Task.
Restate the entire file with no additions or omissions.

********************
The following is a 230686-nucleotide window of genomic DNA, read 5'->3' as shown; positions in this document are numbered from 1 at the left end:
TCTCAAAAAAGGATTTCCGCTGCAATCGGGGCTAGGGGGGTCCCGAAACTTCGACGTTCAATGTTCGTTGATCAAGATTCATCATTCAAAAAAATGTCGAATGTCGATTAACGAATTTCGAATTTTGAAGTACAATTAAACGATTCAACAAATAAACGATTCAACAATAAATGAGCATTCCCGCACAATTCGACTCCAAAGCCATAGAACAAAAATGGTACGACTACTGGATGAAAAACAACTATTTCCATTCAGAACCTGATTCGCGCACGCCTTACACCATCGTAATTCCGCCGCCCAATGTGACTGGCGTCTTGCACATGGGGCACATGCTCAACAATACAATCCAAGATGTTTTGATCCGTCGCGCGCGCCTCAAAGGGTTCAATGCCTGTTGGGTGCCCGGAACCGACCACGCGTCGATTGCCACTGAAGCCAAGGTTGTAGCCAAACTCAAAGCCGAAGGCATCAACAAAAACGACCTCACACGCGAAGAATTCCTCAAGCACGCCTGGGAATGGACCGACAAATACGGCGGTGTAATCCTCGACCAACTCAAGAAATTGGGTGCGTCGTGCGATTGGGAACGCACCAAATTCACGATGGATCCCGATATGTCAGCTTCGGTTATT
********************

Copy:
The following is a 230686-nucleotide window of genomic DNA, read 5'->3' as shown; positions in this document are numbered from 1 at the left end:
TCTCAAAAAAGGATTTCCGCTGCAATCGGGGCTAGGGGGGTCCCGAAACTTCGACGTTCAATGTTCGTTGATCAAGATTCATCATTCAAAAAAATGTCGAATGTCGATTAACGAATTTCGAATTTTGAAGTACAATTAAACGATTCAACAAATAAACGATTCAACAATAAATGAGCATTCCCGCACAATTCGACTCCAAAGCCATAGAACAAAAATGGTACGACTACTGGATGAAAAACAACTATTTCCATTCAGAACCTGATTCGCGCACGCCTTACACCATCGTAATTCCGCCGCCCAATGTGACTGGCGTCTTGCACATGGGGCACATGCTCAACAATACAATCCAAGATGTTTTGATCCGTCGCGCGCGCCTCAAAGGGTTCAATGCCTGTTGGGTGCCCGGAACCGACCACGCGTCGATTGCCACTGAAGCCAAGGTTGTAGCCAAACTCAAAGCCGAAGGCATCAACAAAAACGACCTCACACGCGAAGAATTCCTCAAGCACGCCTGGGAATGGACCGACAAATACGGCGGTGTAATCCTCGACCAACTCAAGAAATTGGGTGCGTCGTGCGATTGGGAACGCACCAAATTCACGATGGATCCCGATATGTCAGCTTCGGTTATT